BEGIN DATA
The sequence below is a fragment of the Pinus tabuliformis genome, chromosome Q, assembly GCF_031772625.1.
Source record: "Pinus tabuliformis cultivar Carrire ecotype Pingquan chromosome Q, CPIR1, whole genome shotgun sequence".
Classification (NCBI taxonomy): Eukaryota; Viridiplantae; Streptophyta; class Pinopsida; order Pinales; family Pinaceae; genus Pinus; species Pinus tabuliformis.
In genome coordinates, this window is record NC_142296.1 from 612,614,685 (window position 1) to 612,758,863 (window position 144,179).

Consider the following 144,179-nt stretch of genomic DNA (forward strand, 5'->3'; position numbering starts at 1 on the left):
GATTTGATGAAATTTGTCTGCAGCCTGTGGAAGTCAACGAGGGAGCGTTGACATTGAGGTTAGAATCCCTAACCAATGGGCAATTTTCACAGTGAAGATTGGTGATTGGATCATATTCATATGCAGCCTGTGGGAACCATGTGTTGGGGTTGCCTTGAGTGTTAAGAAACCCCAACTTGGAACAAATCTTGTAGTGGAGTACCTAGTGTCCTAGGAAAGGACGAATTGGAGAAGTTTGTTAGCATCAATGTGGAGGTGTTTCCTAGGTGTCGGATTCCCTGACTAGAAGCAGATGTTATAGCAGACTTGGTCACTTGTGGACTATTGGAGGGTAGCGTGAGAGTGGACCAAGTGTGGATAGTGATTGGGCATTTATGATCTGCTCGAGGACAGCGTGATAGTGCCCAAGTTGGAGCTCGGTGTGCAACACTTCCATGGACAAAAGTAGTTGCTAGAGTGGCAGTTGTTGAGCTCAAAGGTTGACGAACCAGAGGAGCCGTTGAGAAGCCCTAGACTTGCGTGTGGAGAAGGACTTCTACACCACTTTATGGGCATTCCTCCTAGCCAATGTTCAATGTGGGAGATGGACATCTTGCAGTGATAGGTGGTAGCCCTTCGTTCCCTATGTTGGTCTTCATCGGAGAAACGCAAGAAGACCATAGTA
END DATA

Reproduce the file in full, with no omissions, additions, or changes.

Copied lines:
The sequence below is a fragment of the Pinus tabuliformis genome, chromosome Q, assembly GCF_031772625.1.
Source record: "Pinus tabuliformis cultivar Carrire ecotype Pingquan chromosome Q, CPIR1, whole genome shotgun sequence".
Classification (NCBI taxonomy): Eukaryota; Viridiplantae; Streptophyta; class Pinopsida; order Pinales; family Pinaceae; genus Pinus; species Pinus tabuliformis.
In genome coordinates, this window is record NC_142296.1 from 612,614,685 (window position 1) to 612,758,863 (window position 144,179).

Consider the following 144,179-nt stretch of genomic DNA (forward strand, 5'->3'; position numbering starts at 1 on the left):
GATTTGATGAAATTTGTCTGCAGCCTGTGGAAGTCAACGAGGGAGCGTTGACATTGAGGTTAGAATCCCTAACCAATGGGCAATTTTCACAGTGAAGATTGGTGATTGGATCATATTCATATGCAGCCTGTGGGAACCATGTGTTGGGGTTGCCTTGAGTGTTAAGAAACCCCAACTTGGAACAAATCTTGTAGTGGAGTACCTAGTGTCCTAGGAAAGGACGAATTGGAGAAGTTTGTTAGCATCAATGTGGAGGTGTTTCCTAGGTGTCGGATTCCCTGACTAGAAGCAGATGTTATAGCAGACTTGGTCACTTGTGGACTATTGGAGGGTAGCGTGAGAGTGGACCAAGTGTGGATAGTGATTGGGCATTTATGATCTGCTCGAGGACAGCGTGATAGTGCCCAAGTTGGAGCTCGGTGTGCAACACTTCCATGGACAAAAGTAGTTGCTAGAGTGGCAGTTGTTGAGCTCAAAGGTTGACGAACCAGAGGAGCCGTTGAGAAGCCCTAGACTTGCGTGTGGAGAAGGACTTCTACACCACTTTATGGGCATTCCTCCTAGCCAATGTTCAATGTGGGAGATGGACATCTTGCAGTGATAGGTGGTAGCCCTTCGTTCCCTATGTTGGTCTTCATCGGAGAAACGCAAGAAGACCATAGTA